Love That Dirty Water

As you may have heard, thirty communities in the Boston area are currently affected by a boil water order because of a pipe break. We don’t watch the news much, particularly during bright weekend afternoons, so heard a little late from our landlord. At first we didn’t think too much of it other than that it was weird; we boiled a big pot of water, let it cool on the stove, and went to bed.

The next morning we began to think that some bottled water (though not normally something I endorse) might come in handy, but also that we were probably too late to get any. Around eight a.m. Sunday, I headed to Stop and Shop in Arlington Center. Water shortages aside, the trip reminded me that every once in a while you should get up early and see your town before it fully awakens. I saw a line a mile long at the neighborhood bagel shop, a place usually dead by mid-morning. I saw homeless guys sleeping on benches, because no one had chased them away yet.

Stop and Shop had a decent crowd, most people looking for what I was. The bottled water and sports drinks aisle was ravaged: empty shelves and a few lone bottles scattered about. Since that was about what I’d expected, I started rounding up stray PowerAde and GatorAde in flavors no one really likes (Rain Berry). Others milled around doing the same. But then—lo and behold—an employee wheeled out a pallet of cases of Poland Spring gallon jugs. One pallet—it had maybe 30 cases total. Only a few people saw him at first, and then it was a feeding frenzy. People started elbowing each other aside to grab a case. One woman called out, “How much are they?” and the employee answered, “Does it matter?” I thought a case might be more than I needed, but since it was a case or nothing, I hefted one up, too. (And nearly dropped it— it was a bit heavier than anticipated.)  As I struggled to rebalance, an older man leaned toward me and whispered, “This is what it was like in the Soviet Union.” His dramatic intonation inspired me to hold it together and get that case up front and out to the car.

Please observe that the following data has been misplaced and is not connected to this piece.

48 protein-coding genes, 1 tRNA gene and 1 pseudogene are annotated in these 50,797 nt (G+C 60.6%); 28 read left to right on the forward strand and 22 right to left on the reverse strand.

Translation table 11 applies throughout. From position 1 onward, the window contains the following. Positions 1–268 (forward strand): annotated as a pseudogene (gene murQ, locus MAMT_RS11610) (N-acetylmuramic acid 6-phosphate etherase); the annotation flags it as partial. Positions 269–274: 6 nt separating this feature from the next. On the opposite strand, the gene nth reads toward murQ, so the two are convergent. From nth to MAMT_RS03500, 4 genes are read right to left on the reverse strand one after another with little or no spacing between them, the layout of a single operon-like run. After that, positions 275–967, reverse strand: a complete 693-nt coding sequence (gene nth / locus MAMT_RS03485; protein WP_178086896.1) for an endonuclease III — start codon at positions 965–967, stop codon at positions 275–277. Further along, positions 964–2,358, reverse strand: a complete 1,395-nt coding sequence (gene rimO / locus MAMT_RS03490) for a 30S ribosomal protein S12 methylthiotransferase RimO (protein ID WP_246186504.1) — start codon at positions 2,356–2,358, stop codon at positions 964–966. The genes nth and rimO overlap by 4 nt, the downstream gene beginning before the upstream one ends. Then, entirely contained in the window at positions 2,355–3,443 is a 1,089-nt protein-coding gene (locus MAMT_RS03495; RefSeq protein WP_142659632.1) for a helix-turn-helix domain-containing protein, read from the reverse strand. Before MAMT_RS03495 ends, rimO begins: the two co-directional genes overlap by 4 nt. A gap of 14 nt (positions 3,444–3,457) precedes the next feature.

On the way, frantic shoppers asked, “Where did you get that?” and so did one Stop and Shop employee, who hustled off to go get her share. By nine a.m., the streets of Arlington were populated by joggers and moms with strollers, and I was home with some clean water. It’s days like this when I realize we take a lot for granted, and we’re probably a lot closer to going all Lord of the Flies on each other than we like to think.

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